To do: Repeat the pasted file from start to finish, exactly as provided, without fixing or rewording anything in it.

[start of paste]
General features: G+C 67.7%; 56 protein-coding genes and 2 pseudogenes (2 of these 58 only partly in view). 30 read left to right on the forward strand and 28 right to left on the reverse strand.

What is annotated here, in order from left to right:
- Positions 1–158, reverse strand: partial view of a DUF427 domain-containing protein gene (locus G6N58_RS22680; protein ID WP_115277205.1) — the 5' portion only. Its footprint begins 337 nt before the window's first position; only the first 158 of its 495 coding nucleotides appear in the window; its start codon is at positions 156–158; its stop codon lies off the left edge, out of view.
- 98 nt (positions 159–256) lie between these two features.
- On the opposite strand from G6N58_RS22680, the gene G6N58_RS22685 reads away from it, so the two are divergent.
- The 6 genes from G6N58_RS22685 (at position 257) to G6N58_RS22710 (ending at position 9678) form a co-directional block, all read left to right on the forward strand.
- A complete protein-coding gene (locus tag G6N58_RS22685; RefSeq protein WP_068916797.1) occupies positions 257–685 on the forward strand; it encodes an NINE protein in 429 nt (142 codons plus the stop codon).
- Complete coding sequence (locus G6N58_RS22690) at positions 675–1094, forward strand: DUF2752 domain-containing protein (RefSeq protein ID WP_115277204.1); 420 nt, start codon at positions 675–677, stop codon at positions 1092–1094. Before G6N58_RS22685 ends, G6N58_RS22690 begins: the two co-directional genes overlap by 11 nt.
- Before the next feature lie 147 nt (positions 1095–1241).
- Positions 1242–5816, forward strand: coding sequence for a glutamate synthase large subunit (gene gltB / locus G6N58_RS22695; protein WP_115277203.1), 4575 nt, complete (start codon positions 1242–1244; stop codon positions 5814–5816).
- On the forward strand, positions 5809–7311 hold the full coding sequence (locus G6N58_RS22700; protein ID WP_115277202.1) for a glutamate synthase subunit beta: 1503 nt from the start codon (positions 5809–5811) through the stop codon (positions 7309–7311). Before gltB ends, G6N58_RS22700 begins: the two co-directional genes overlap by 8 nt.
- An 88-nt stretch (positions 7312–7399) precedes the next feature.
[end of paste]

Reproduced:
General features: G+C 67.7%; 56 protein-coding genes and 2 pseudogenes (2 of these 58 only partly in view). 30 read left to right on the forward strand and 28 right to left on the reverse strand.

What is annotated here, in order from left to right:
- Positions 1–158, reverse strand: partial view of a DUF427 domain-containing protein gene (locus G6N58_RS22680; protein ID WP_115277205.1) — the 5' portion only. Its footprint begins 337 nt before the window's first position; only the first 158 of its 495 coding nucleotides appear in the window; its start codon is at positions 156–158; its stop codon lies off the left edge, out of view.
- 98 nt (positions 159–256) lie between these two features.
- On the opposite strand from G6N58_RS22680, the gene G6N58_RS22685 reads away from it, so the two are divergent.
- The 6 genes from G6N58_RS22685 (at position 257) to G6N58_RS22710 (ending at position 9678) form a co-directional block, all read left to right on the forward strand.
- A complete protein-coding gene (locus tag G6N58_RS22685; RefSeq protein WP_068916797.1) occupies positions 257–685 on the forward strand; it encodes an NINE protein in 429 nt (142 codons plus the stop codon).
- Complete coding sequence (locus G6N58_RS22690) at positions 675–1094, forward strand: DUF2752 domain-containing protein (RefSeq protein ID WP_115277204.1); 420 nt, start codon at positions 675–677, stop codon at positions 1092–1094. Before G6N58_RS22685 ends, G6N58_RS22690 begins: the two co-directional genes overlap by 11 nt.
- Before the next feature lie 147 nt (positions 1095–1241).
- Positions 1242–5816, forward strand: coding sequence for a glutamate synthase large subunit (gene gltB / locus G6N58_RS22695; protein WP_115277203.1), 4575 nt, complete (start codon positions 1242–1244; stop codon positions 5814–5816).
- On the forward strand, positions 5809–7311 hold the full coding sequence (locus G6N58_RS22700; protein ID WP_115277202.1) for a glutamate synthase subunit beta: 1503 nt from the start codon (positions 5809–5811) through the stop codon (positions 7309–7311). Before gltB ends, G6N58_RS22700 begins: the two co-directional genes overlap by 8 nt.
- An 88-nt stretch (positions 7312–7399) precedes the next feature.